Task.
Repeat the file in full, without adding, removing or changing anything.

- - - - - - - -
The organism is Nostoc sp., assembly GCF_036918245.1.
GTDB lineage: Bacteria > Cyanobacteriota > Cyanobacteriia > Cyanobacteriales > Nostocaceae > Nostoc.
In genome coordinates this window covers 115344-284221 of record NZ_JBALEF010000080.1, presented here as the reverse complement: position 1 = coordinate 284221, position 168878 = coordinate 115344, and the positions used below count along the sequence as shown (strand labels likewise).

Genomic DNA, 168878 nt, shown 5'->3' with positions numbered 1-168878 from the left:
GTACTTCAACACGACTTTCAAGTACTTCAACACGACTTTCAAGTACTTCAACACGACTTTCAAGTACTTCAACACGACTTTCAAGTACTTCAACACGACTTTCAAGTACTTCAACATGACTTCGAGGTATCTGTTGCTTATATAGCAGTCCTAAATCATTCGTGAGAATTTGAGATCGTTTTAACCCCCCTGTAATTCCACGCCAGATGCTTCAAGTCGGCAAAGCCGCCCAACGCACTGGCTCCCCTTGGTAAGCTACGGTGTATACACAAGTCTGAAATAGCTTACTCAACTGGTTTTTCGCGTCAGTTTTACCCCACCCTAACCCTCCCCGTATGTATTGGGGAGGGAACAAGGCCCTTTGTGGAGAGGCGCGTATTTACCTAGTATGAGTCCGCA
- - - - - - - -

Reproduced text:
The organism is Nostoc sp., assembly GCF_036918245.1.
GTDB lineage: Bacteria > Cyanobacteriota > Cyanobacteriia > Cyanobacteriales > Nostocaceae > Nostoc.
In genome coordinates this window covers 115344-284221 of record NZ_JBALEF010000080.1, presented here as the reverse complement: position 1 = coordinate 284221, position 168878 = coordinate 115344, and the positions used below count along the sequence as shown (strand labels likewise).

Genomic DNA, 168878 nt, shown 5'->3' with positions numbered 1-168878 from the left:
GTACTTCAACACGACTTTCAAGTACTTCAACACGACTTTCAAGTACTTCAACACGACTTTCAAGTACTTCAACACGACTTTCAAGTACTTCAACACGACTTTCAAGTACTTCAACATGACTTCGAGGTATCTGTTGCTTATATAGCAGTCCTAAATCATTCGTGAGAATTTGAGATCGTTTTAACCCCCCTGTAATTCCACGCCAGATGCTTCAAGTCGGCAAAGCCGCCCAACGCACTGGCTCCCCTTGGTAAGCTACGGTGTATACACAAGTCTGAAATAGCTTACTCAACTGGTTTTTCGCGTCAGTTTTACCCCACCCTAACCCTCCCCGTATGTATTGGGGAGGGAACAAGGCCCTTTGTGGAGAGGCGCGTATTTACCTAGTATGAGTCCGCA